Various Types of Crawler-Mounted Cranes
In order to be able to power a large variety of machines, industrial wheel tractors were adapted in the 1920s, by McCormick-Deering and Fordson. For example, half-swing cranes and shovels were made by some companies around the engine and power train of the tractor and the wheels became replaced by crawlers.
Crawler tractors came into widespread use in the 1930s. Soon after, numerous manufacturers began making attachments for them, such as various lifting equipment devices.
Side-mounted booms for example, were utilized primarily for pipe-laying at first and the equipment got the nickname "pipelayer." These machinery are often used these days for attending to cleaning up railroad derailments. Because of their mobility, size and compact design, along with exceptional lifting capacity, these equipments are great for this use. As well, swing booms which mounted on top of the engine compartment became available also.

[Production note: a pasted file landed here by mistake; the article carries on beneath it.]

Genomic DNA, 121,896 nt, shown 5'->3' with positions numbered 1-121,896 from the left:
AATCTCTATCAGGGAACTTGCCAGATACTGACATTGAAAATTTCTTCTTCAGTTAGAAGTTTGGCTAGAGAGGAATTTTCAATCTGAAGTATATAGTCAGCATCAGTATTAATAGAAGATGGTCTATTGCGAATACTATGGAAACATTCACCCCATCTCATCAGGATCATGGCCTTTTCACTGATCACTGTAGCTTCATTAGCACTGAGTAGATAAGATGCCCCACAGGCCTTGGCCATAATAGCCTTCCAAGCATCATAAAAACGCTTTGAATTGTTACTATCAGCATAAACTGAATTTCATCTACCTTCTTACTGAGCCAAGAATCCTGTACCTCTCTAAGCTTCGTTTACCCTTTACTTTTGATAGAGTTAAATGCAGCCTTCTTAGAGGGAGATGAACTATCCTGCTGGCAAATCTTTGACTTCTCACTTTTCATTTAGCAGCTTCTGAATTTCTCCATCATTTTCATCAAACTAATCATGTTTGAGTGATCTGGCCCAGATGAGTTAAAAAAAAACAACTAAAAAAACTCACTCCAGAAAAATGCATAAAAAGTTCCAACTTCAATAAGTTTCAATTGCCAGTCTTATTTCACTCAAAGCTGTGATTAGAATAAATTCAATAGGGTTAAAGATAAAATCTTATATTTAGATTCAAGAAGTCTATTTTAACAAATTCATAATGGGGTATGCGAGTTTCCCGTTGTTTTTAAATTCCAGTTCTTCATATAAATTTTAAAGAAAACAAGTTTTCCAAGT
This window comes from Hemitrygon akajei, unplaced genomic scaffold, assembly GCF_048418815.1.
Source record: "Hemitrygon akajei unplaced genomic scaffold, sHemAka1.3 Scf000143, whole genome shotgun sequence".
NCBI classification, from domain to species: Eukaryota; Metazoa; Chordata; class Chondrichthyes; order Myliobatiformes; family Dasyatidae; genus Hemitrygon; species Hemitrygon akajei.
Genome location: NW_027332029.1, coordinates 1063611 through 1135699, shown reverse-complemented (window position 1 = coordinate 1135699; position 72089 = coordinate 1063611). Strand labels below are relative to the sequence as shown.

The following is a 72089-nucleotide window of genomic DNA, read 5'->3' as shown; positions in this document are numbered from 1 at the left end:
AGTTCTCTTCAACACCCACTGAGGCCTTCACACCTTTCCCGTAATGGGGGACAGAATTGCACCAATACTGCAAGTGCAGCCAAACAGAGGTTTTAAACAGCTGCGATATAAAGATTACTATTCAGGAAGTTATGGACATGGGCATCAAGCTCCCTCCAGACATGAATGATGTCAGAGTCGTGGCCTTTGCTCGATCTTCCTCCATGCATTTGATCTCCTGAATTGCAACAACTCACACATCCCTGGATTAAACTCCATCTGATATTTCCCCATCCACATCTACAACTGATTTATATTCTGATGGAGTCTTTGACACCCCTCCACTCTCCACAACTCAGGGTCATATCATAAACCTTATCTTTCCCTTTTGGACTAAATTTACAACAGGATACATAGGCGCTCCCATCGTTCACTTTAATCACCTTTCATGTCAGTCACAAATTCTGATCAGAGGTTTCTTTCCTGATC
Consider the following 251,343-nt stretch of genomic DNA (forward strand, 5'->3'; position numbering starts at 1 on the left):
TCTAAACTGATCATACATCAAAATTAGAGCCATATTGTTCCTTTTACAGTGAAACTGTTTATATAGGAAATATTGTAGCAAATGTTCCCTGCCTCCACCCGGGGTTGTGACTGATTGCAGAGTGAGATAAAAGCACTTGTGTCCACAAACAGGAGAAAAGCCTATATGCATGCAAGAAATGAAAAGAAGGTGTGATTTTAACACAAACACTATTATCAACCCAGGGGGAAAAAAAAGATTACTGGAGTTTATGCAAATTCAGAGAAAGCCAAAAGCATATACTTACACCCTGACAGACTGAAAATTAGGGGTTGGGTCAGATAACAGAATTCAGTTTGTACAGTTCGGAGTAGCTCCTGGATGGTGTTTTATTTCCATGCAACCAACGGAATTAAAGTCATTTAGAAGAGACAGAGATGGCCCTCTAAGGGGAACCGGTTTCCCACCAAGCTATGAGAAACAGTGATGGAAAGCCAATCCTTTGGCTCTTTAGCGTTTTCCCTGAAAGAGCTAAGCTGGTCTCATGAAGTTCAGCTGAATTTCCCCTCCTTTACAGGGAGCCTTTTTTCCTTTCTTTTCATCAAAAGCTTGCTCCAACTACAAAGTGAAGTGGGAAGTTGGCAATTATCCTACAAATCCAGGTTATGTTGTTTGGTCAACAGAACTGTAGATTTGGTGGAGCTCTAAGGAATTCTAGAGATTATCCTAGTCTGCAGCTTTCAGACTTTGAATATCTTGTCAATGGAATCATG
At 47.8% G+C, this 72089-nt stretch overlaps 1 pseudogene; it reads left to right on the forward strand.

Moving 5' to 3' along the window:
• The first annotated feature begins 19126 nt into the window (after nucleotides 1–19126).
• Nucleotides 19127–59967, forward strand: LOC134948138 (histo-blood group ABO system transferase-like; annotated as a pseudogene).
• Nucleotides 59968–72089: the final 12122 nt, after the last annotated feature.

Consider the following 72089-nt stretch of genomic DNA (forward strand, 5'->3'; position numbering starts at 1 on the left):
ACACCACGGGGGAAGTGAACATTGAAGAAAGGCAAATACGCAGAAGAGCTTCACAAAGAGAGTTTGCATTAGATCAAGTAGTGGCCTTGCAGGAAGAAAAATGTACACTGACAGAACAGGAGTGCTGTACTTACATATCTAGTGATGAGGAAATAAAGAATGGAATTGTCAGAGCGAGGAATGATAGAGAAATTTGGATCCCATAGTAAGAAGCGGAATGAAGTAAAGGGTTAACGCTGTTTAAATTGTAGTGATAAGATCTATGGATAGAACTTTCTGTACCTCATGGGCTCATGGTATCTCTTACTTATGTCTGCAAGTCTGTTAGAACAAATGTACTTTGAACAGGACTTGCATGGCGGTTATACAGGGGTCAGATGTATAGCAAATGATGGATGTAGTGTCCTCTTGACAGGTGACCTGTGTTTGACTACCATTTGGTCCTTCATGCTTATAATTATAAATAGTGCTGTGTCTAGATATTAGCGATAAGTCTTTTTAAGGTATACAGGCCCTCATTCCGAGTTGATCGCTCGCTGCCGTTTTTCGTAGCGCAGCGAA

Crawler cranes are like the crawler tractor in that it travels along crawler tracks. These equipments could not move fast due to their intense weights. Typically, the crane is powered by one engine and may be controlled by 2 or more cable operated drums. The crawler cranes come outfitted with a telescopic arm or a lattice boom which is easy to extend by utilizing hydraulics. The lattice boom must be manually assembled by adding multiple sections.
Tower cranes are the ones found in big construction projects. These kinds of cranes are essential to be built and broken down on location. They should be transported by truck each and every time they are relocated. These tower cranes are very tall. They allow construction crews to transport heavy steel or concrete building parts to the tops of tall buildings. Tower cranes use a hydraulic system to push every new crane part up into place and hence, are self-erecting.